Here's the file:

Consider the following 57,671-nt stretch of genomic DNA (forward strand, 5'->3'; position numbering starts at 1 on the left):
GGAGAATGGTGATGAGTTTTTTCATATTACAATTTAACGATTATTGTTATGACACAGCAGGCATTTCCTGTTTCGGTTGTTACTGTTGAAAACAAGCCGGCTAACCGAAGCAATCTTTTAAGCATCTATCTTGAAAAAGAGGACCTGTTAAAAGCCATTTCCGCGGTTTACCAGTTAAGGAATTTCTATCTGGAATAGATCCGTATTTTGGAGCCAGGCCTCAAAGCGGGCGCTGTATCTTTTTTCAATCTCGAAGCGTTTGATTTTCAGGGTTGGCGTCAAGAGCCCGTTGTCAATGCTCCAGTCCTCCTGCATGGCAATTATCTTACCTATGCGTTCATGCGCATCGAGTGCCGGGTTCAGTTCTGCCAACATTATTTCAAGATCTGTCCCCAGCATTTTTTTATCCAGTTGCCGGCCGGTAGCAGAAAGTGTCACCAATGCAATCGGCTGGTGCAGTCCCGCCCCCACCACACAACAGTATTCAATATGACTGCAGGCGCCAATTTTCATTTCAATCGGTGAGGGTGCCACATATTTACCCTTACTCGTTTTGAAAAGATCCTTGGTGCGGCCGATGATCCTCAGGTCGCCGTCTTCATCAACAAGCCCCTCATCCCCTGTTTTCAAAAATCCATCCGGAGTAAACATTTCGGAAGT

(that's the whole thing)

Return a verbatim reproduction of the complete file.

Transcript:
Consider the following 57,671-nt stretch of genomic DNA (forward strand, 5'->3'; position numbering starts at 1 on the left):
GGAGAATGGTGATGAGTTTTTTCATATTACAATTTAACGATTATTGTTATGACACAGCAGGCATTTCCTGTTTCGGTTGTTACTGTTGAAAACAAGCCGGCTAACCGAAGCAATCTTTTAAGCATCTATCTTGAAAAAGAGGACCTGTTAAAAGCCATTTCCGCGGTTTACCAGTTAAGGAATTTCTATCTGGAATAGATCCGTATTTTGGAGCCAGGCCTCAAAGCGGGCGCTGTATCTTTTTTCAATCTCGAAGCGTTTGATTTTCAGGGTTGGCGTCAAGAGCCCGTTGTCAATGCTCCAGTCCTCCTGCATGGCAATTATCTTACCTATGCGTTCATGCGCATCGAGTGCCGGGTTCAGTTCTGCCAACATTATTTCAAGATCTGTCCCCAGCATTTTTTTATCCAGTTGCCGGCCGGTAGCAGAAAGTGTCACCAATGCAATCGGCTGGTGCAGTCCCGCCCCCACCACACAACAGTATTCAATATGACTGCAGGCGCCAATTTTCATTTCAATCGGTGAGGGTGCCACATATTTACCCTTACTCGTTTTGAAAAGATCCTTGGTGCGGCCGATGATCCTCAGGTCGCCGTCTTCATCAACAAGCCCCTCATCCCCTGTTTTCAAAAATCCATCCGGAGTAAACATTTCGGAAGT